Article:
Sudeshna Swayamprabha: Telling tales through the body
Brilliant dancer Sudeshna Swayamprabha Tathoi has been pursuing Indian classical dance forms -- Manipuri and Bharatanatyam -- since early childhood from her mother, eminent danseuse Sharmila Banerjee. Later, she took lessons on the genres under the tutelage of Sharmila Banerjee, Belayet Hossain Khan and Tamanna Rahman at Chhayanaut. “I am blessed with receiving Bharatanatyam from Padma Bhushan Professor C V Chandrasekhar. Besides, I took intensive Manipuri training from Smt Kalavati Devi at Indira Gandhi Cultural Centre in Dhaka,” says Tathoi.
With an ICCR Scholarship, Tathoi went to Rabindra Bharati University, Kolkata to study dance. She bagged four awards, the University Medal (Gold), Nirod Baran Memorial Prize, Sunit Basu Memorial Prize and Asit Chattopadhyay Memorial Prize at the 44th annual convocation ceremony, securing the highest score at the MA (Dance) Examination among the students of all the seven dance departments under the Faculty of Fine Arts, of the university. “I felt very happy to achieve the recognition. It’s a great impetus that has made me more responsible towards the art form.”
The artiste also completed her BSS (Honours) and MSS in Anthropology from the University of Dhaka. “As I have pursued dance from an early age, and I wanted to further study dance to learn the theoretical aspects of it. That’s why I did another MA in Dance. Besides, dance is a dominant feature of Cultural Anthropology. The art form has its distinctive impact on society circling various festivals,” said the dancer, who dreams of experimenting with dance forms with the aspects of Cultural Anthropology. “I want to create some scholarly works mingling dance with my research on the themes like -- where does dance belong and how does the art form contribute to the society?”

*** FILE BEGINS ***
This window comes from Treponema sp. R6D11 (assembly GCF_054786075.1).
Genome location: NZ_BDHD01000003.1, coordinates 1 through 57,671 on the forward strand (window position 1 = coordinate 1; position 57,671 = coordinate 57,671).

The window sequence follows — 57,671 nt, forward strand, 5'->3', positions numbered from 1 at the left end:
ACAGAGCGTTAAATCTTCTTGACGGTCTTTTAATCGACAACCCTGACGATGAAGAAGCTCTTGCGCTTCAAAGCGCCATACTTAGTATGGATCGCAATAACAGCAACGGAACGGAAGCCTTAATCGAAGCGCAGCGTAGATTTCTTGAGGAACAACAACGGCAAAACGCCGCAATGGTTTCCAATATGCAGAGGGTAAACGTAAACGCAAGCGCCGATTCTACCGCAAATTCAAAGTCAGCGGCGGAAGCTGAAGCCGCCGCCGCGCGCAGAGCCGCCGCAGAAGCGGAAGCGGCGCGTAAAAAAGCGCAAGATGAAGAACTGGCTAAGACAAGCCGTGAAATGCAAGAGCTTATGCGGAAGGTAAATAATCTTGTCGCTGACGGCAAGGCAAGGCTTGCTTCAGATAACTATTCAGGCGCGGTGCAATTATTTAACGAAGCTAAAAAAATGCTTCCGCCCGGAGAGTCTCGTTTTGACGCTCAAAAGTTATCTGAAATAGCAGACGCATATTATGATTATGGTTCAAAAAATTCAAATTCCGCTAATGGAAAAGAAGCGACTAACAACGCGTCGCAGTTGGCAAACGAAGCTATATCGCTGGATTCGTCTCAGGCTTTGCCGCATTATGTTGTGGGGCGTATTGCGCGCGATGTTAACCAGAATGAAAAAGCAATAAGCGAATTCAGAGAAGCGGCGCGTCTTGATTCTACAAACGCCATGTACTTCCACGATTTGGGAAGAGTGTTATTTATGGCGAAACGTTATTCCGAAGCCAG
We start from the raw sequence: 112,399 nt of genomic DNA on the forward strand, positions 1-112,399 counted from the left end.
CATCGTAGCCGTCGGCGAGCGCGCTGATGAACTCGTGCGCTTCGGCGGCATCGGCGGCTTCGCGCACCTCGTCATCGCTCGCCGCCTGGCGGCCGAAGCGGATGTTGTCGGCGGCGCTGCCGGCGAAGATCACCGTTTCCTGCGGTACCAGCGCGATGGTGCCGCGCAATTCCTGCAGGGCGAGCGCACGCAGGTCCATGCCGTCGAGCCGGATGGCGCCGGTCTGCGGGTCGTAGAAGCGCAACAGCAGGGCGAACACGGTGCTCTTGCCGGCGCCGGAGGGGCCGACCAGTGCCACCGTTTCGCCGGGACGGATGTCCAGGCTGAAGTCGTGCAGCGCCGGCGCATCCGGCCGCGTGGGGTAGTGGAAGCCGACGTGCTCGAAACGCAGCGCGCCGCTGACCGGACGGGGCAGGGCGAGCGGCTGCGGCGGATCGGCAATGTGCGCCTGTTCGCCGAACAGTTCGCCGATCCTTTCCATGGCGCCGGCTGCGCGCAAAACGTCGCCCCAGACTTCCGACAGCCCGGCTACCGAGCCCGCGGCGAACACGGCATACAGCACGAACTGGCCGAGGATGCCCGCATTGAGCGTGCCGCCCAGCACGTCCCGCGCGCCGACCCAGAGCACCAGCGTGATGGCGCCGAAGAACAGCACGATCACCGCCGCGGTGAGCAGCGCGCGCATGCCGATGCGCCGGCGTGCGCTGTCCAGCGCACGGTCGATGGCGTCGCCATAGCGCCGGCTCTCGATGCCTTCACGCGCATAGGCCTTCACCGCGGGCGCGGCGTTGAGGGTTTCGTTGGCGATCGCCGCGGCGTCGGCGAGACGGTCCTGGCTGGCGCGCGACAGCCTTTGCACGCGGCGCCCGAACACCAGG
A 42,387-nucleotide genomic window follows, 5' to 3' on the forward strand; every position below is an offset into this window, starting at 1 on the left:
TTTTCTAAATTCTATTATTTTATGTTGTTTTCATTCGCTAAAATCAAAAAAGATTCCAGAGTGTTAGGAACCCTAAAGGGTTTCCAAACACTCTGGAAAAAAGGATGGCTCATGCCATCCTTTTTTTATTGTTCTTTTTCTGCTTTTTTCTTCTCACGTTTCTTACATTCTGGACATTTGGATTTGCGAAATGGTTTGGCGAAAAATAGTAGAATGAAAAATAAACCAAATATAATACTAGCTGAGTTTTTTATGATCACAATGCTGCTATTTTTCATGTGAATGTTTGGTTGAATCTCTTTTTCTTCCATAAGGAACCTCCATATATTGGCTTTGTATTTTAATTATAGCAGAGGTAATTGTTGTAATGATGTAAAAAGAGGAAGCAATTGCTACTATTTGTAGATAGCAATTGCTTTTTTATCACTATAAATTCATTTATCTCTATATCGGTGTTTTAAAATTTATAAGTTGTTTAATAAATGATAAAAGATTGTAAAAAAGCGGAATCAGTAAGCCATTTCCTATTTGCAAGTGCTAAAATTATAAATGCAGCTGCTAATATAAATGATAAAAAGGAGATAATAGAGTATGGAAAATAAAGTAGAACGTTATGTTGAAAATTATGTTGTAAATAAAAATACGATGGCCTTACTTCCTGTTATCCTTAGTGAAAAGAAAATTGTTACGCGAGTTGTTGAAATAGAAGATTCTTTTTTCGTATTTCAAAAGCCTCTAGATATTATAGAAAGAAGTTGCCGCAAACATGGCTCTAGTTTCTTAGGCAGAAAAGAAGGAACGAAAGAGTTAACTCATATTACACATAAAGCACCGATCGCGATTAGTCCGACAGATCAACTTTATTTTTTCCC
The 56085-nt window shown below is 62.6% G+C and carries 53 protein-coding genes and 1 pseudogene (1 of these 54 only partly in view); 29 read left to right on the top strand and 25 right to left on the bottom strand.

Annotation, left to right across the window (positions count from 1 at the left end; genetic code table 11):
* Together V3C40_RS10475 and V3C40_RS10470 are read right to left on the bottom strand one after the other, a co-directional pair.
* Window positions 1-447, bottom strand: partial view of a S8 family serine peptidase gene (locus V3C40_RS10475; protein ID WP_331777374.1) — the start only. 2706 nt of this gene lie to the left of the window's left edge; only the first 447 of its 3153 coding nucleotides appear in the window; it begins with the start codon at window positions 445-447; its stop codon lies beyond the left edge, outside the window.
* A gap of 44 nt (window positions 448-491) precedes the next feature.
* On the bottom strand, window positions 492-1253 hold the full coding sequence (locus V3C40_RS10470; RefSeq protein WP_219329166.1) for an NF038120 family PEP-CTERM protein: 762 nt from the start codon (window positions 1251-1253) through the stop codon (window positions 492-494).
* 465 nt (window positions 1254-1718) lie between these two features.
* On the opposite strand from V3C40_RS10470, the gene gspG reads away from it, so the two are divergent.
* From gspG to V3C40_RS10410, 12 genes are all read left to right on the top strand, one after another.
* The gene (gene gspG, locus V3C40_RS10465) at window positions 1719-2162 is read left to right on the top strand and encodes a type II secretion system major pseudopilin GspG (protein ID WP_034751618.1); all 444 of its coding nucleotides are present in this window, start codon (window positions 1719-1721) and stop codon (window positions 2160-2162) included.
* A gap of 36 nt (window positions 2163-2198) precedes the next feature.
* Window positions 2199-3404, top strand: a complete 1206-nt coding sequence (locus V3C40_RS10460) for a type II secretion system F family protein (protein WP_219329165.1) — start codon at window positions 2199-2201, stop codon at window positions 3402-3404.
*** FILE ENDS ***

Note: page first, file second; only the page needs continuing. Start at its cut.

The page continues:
In April, 2019, Tathoi participated in the art project ‘Transforming Narratives’ organised by British Council, UK and Arts Council, UK, in Birmingham. The project aims to connect cities from Bangladesh and Pakistan with Birmingham. “There is a large pool of generations of Bangladeshi diaspora communities there. The project shed light on different narratives about society, art and culture. I had wonderful experiences and experiments with global dance artistes, choreographers and musicians. As I learned from them, I shared my expertiese with them as well,” says Tathoi.
The artiste, also a dance teacher at Chhayanaut and Nritya Nandan, also learned the forms of Mohiniyattam and Odissi. Currently, she is taking tutelage from renowned Manipuri exponent Bimbavati Devi and also working with her troupe, Manipuri Narthanalaya in Kolkata. Even though she is dedicated to the beauty of four classical dance forms, Tathoi has a knack for creative and contemporary dance, where she can blend mudra from different dance forms.
Organised by the Goethe Institut Bangladesh, Tathoi participated in ‘Young Choreographers Platform’, an initiative to promote and foster talents of young and potential choreographers in Bangladesh. This programme was held in 2016 with the guidance of Tomas Bünger, a dancer and choreographer based in Bremen, Germany. “There is no end of learning; be it academic or artistic. A dancer should always keep her/his mind open to learn new things, challenging their own body. My knowledge was enriched with that platform, as Tomas made us think about new things in choreography.”
Tathoi also performed at the prestigious Khajuraho Dance Festival. In February this year, she went there to perform with her Guru Bimbavati Devi, who is the daughter of eminent Manipuri dancers Guru Bipin Singh and Smt Kalavati Devi. “As a member of Manipuri Narthanalaya, I regularly perform in different states of India. Every dancer eagerly looks forward to performing in the Khajuraho Dance Festival someday. It was a divine experience for me to perform at the festival,” says Tathoi. “We performed in Bimbavati Devi’s latest production Ghana Baari Barikhata, that she premiered in Kolkata last year, marking the birth centenary of her father, Guru Bipin Singh.”
Sudeshna Swayamprabha Tathoi was recently at Weimar, Germany, where she had an overwhelming experience while attending the Kultur Symposium Weimar 2019. Goethe Institut Bangladesh gave her the opportunity to be a part of the wonderful event.